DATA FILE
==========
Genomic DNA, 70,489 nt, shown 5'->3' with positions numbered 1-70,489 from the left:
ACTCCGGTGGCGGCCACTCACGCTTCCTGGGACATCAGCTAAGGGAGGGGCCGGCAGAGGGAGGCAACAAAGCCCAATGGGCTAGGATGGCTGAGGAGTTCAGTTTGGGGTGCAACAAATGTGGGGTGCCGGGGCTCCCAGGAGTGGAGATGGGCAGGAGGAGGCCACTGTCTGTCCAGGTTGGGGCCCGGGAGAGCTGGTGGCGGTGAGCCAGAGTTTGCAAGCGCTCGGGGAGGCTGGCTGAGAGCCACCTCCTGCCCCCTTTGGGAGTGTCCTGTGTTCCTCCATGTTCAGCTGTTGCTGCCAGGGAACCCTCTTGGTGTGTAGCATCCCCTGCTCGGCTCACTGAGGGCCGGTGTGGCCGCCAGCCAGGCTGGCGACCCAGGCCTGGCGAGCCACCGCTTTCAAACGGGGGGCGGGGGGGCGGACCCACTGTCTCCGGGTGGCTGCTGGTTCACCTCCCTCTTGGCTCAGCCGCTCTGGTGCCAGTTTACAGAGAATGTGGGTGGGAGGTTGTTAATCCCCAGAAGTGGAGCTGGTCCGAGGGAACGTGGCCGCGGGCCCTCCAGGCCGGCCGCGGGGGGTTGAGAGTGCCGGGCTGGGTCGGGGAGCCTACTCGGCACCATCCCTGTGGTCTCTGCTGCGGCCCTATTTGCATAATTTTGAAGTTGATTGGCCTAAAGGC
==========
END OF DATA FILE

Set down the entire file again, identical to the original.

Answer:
Genomic DNA, 70,489 nt, shown 5'->3' with positions numbered 1-70,489 from the left:
ACTCCGGTGGCGGCCACTCACGCTTCCTGGGACATCAGCTAAGGGAGGGGCCGGCAGAGGGAGGCAACAAAGCCCAATGGGCTAGGATGGCTGAGGAGTTCAGTTTGGGGTGCAACAAATGTGGGGTGCCGGGGCTCCCAGGAGTGGAGATGGGCAGGAGGAGGCCACTGTCTGTCCAGGTTGGGGCCCGGGAGAGCTGGTGGCGGTGAGCCAGAGTTTGCAAGCGCTCGGGGAGGCTGGCTGAGAGCCACCTCCTGCCCCCTTTGGGAGTGTCCTGTGTTCCTCCATGTTCAGCTGTTGCTGCCAGGGAACCCTCTTGGTGTGTAGCATCCCCTGCTCGGCTCACTGAGGGCCGGTGTGGCCGCCAGCCAGGCTGGCGACCCAGGCCTGGCGAGCCACCGCTTTCAAACGGGGGGCGGGGGGGCGGACCCACTGTCTCCGGGTGGCTGCTGGTTCACCTCCCTCTTGGCTCAGCCGCTCTGGTGCCAGTTTACAGAGAATGTGGGTGGGAGGTTGTTAATCCCCAGAAGTGGAGCTGGTCCGAGGGAACGTGGCCGCGGGCCCTCCAGGCCGGCCGCGGGGGGTTGAGAGTGCCGGGCTGGGTCGGGGAGCCTACTCGGCACCATCCCTGTGGTCTCTGCTGCGGCCCTATTTGCATAATTTTGAAGTTGATTGGCCTAAAGGC